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History of the Decline and Fall of the Roman Empir

Is inserted or abridged in the Pandects


the maxims of Cato [148] were revered, they tended to perpetuate in each family a just and virtuous mediocrity: till female blandishments insensibly triumphed; and every salutary restraint was lost in the dissolute greatness of the republic. The rigor of the decemvirs was tempered by the equity of the praetors. Their edicts restored and emancipated posthumous children to the rights of nature; and upon the failure of the agnats, they preferred the blood of the cognats to the name of the gentiles whose title and character were insensibly covered with oblivion. The reciprocal inheritance of mothers and sons was established in the Tertullian and Orphitian decrees by the humanity of the senate. A new and more impartial order was introduced by the Novels of Justinian, who affected to revive the jurisprudence of the Twelve Tables. The lines of masculine and female kindred were confounded: the descending, ascending, and collateral series was accurately defined; and each degree, according tot he proximity of blood and affection, succeeded to the vacant possessions of a Roman citizen. [149]

[Footnote 143: Among the patriarchs, the first-born enjoyed a mystic and spiritual primogeniture, (Genesis, xxv. 31.) In the land of Canaan, he was entitled to a double portion of inheritance, (Deuteronomy, xxi. 17, with Le Clerc's judicious Commentary.)]

[Footnote 144: At Athens, the sons were equal; but the poor daughters were endowed

at the discretion of their brothers. See the pleadings of Isaeus, (in the viith volume of the Greek Orators,) illustrated by the version and comment of Sir William Jones, a scholar, a lawyer, and a man of genius.]

[Footnote 145: In England, the eldest son also inherits all the land; a law, says the orthodox Judge Blackstone, (Commentaries on the Laws of England, vol. ii. p. 215,) unjust only in the opinion of younger brothers. It may be of some political use in sharpening their industry.]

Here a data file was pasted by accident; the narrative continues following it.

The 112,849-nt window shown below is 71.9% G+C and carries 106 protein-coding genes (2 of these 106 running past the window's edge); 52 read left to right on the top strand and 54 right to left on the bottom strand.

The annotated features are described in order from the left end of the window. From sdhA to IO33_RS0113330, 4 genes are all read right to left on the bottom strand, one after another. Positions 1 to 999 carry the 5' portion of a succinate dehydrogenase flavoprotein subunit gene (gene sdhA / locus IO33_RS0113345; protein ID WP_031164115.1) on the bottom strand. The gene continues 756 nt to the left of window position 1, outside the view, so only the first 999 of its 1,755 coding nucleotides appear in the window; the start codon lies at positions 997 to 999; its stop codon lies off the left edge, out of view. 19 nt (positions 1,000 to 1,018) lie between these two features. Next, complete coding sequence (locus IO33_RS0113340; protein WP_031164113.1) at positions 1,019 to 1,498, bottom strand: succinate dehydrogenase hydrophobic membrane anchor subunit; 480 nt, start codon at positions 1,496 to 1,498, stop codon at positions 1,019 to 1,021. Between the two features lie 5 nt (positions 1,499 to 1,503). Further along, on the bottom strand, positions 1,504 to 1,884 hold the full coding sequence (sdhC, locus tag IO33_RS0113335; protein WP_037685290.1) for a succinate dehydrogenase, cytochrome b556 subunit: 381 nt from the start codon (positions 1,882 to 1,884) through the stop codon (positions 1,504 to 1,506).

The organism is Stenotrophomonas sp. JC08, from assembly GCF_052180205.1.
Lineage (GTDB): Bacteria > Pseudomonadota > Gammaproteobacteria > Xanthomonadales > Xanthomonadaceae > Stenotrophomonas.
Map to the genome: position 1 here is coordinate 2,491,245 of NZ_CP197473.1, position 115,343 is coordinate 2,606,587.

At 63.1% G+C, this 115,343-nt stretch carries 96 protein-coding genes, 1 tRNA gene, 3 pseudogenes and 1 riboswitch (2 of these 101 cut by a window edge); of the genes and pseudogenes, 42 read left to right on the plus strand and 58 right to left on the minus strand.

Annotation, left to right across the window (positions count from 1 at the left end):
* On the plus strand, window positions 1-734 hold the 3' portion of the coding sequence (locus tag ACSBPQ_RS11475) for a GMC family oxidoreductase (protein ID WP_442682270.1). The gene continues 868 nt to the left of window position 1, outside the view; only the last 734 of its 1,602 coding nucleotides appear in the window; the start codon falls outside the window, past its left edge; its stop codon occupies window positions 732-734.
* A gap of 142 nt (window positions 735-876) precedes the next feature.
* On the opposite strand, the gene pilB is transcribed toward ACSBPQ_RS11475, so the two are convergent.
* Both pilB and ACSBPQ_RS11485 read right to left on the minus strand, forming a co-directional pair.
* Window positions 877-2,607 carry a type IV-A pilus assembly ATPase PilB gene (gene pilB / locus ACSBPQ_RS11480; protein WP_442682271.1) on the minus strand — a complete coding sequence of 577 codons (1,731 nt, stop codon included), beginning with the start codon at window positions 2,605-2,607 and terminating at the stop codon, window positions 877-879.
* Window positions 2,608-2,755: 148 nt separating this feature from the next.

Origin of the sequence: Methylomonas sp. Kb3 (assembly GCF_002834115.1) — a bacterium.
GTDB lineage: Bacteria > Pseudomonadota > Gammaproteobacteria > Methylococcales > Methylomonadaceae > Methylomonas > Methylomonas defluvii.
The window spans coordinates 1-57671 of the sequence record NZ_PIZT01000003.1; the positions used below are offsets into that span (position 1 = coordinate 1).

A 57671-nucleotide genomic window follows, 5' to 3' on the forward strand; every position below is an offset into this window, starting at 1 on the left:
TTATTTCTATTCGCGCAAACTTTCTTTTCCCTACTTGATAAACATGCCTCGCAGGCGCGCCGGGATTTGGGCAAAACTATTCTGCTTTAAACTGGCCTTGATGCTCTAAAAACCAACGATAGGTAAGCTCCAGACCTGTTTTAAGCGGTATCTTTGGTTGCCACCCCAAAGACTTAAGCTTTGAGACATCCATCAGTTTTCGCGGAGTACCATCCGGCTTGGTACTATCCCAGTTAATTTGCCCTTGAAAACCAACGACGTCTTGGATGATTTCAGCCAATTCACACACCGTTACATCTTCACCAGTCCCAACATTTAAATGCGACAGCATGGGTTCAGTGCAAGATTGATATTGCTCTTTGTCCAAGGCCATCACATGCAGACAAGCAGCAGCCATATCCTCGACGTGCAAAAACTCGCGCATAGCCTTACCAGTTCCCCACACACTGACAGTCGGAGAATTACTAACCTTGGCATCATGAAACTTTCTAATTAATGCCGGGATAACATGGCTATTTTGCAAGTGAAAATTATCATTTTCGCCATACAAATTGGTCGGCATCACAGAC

[Footnote 146: Blackstone's Tables (vol. ii. p. 202) represent and compare the decrees of the civil with those of the canon and common law. A separate tract of Julius Paulus, de gradibus et affinibus, is inserted or abridged in the Pandects, (l. xxxviii. tit. x.) In the viith degrees he computes (No. 18) 1024 persons.]

[Footnote 147: The Voconian law was enacted in the year of Rome 584. The younger Scipio, who was then 17 years of age, (Frenshemius, Supplement. Livian. xlvi. 40,) found an occasion of exercising his generosity to his mother, sisters, &c. (Polybius, tom. ii. l. xxxi. p. 1453--1464, edit Gronov., a domestic witness.)]

[Footnote 148: Legem Voconiam (Ernesti, Clavis Ciceroniana) magna voce bonis lateribus (at lxv. years of age) suasissem, says old Cato, (de Senectute, c. 5,) Aulus Gellius (vii. 13, xvii. 6) has saved some passages.]

[Footnote 149: See the law of succession in the Institutes of Caius, (l. ii. tit. viii. p. 130--144,) and Justinian, (l. iii. tit. i.--vi., with the Greek version of Theophilus, p. 515-575, 588--600,) the Pandects, (l. xxxviii. tit. vi.--xvii.,) the Code, (l. vi. tit. lv.--lx.,) and the Novels, (cxviii.)]

The order of succession is regulated by nature, or at least by the general and permanent reason of the lawgiver: but this order is frequently violated by the arbitrary and partial wills, which prolong the dominion of the testator beyond the grave. [150] In the simple state of society, this last use or abuse of the right of property is seldom indulged: it was introduced at Athens by the laws of Solon; and the private testaments of the father of a family are authorized by the Twelve Tables. Before the time of the decemvirs,

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